Build a wall! They’re taking our jobs! Go back to your own country! We’ve all heard the mantras. What’s really going on with our immigration system? I’ve decided I’m gonna find out. In my effort to learn more, I attended a Refugee Foster Parent Orientation hosted by Catholic Community Services. They are 1 of 24 resettlement agencies nationwide. After the two hours session, I realized there are a lot of common misconceptions or little known facts about immigration. Here are a few:
- There’s a big difference between refugees and asylum seekers.
Refugee status is an internationally recognized status. A person must flee their country, due to war or some other approved reason, and go to a refugee camp. While in the camp they are interviewed by the UNHCR (United Nations High Commissioner for Refugees) and given a number. The resettlement process begins. The designated resettlement countries begin their own selection process.
Asylum seekers are people that cross the border, often from South America, and present themselves at the border. They can tell a border agent that they are fleeing violence, political oppression, etc. US Department of Health and Human Services take custody of the person. It is then the responsibility of the person to prove to a US Court that they will be in danger upon returning to the country of origin.
- Refugees go through years of vetting.
There’s always talk of needing more extreme vetting of people coming from war torn areas. A child, on average, goes through 3 years of US vetting. The process for adults takes 17.5 years. After the US accepts a refugee they must go through psychological and physical exams before they arrive as well. I don’t know how to get more extreme than that.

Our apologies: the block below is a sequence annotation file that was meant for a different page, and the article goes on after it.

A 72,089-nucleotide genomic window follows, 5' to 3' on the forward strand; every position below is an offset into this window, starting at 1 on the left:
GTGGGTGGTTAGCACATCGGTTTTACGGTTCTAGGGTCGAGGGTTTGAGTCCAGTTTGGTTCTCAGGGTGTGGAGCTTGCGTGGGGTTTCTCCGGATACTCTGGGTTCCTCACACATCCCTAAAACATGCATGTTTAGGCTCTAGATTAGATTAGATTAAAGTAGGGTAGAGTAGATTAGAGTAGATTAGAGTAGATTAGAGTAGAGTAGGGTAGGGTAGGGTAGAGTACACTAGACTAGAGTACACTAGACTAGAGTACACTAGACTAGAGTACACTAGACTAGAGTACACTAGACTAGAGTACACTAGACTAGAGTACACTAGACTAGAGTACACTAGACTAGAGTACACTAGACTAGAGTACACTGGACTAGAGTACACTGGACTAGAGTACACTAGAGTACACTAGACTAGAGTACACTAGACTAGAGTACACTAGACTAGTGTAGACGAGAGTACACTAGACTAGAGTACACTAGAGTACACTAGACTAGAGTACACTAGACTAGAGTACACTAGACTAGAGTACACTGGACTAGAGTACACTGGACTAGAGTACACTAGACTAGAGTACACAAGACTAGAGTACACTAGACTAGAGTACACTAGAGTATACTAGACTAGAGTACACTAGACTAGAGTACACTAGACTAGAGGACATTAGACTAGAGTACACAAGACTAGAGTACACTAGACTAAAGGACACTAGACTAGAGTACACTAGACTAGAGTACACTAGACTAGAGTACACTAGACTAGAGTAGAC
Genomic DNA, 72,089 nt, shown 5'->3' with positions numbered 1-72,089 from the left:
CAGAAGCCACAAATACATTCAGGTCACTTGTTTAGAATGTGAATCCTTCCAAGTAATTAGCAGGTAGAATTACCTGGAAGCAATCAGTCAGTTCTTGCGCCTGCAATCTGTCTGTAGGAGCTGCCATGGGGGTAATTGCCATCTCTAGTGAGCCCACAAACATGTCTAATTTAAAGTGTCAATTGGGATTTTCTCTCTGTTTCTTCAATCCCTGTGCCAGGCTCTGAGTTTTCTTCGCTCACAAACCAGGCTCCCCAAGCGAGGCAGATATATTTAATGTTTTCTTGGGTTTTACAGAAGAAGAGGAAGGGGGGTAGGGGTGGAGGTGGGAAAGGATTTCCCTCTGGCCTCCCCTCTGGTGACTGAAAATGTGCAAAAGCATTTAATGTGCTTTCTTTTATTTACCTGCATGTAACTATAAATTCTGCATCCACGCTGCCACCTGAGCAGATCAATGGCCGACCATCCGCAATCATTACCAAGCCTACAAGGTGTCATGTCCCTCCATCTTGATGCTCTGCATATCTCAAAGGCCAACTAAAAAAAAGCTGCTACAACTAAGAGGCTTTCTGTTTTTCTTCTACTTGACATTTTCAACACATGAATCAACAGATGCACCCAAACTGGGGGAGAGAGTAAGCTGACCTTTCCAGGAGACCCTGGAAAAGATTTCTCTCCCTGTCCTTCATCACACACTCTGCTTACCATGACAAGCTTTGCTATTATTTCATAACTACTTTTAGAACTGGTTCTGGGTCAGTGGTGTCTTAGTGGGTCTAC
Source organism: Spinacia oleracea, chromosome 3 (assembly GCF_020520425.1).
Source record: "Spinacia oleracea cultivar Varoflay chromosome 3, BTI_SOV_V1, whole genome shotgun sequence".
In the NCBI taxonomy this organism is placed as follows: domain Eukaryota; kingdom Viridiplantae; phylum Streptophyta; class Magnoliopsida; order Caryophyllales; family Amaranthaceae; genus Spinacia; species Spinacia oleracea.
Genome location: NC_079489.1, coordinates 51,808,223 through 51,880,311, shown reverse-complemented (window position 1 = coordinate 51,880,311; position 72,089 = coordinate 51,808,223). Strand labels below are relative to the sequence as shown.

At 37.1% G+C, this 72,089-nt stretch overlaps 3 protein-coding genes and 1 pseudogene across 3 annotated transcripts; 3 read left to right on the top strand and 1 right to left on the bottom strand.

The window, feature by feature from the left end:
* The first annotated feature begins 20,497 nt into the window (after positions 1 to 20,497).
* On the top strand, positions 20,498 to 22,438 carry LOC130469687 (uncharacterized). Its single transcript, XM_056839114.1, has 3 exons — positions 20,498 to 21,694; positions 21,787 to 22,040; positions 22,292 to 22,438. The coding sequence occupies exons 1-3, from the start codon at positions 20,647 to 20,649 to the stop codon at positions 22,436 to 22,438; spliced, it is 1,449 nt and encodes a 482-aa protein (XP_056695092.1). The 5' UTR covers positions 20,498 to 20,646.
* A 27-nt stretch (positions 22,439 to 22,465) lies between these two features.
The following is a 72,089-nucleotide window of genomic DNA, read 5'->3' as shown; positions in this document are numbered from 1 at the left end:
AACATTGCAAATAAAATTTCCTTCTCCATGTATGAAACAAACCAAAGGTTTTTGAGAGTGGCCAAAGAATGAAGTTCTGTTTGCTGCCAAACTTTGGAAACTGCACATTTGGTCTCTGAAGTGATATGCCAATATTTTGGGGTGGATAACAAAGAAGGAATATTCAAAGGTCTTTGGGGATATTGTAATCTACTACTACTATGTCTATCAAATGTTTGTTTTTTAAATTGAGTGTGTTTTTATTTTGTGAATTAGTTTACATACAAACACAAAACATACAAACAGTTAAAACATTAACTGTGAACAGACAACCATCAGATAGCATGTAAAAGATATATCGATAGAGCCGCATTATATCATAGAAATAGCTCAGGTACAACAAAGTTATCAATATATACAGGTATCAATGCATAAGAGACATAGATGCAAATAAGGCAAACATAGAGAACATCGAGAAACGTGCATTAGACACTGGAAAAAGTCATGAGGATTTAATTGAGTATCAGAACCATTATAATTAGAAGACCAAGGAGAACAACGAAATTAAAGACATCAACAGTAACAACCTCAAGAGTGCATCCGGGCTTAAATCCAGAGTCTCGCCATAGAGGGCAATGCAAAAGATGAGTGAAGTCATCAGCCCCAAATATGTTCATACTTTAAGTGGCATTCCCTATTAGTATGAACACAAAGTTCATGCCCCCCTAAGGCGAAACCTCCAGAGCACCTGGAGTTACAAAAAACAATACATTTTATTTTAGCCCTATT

- The US is often not the country of choice for refugees.
This was a shock to me. One of the things that has become a talking point is that these people are taking advantage of the system! They lie so they can come to the United States! Turns out many of the people aren’t happy about getting resettled here and they don’t have a choice in where to go. Often they want to stay where they are, get sent to a country with a warmer climate or go somewhere that resembles their home.
These are 3 that stick out in my mind right now, but I have pages and pages of notes that include many more interesting facts that aren’t widely known. As I continue my own research into the subject I look forward to spreading more awareness about what the immigration system is like. I hope that I can help change the narrative about immigrants. It seems to me these people need our empathy, not our hate.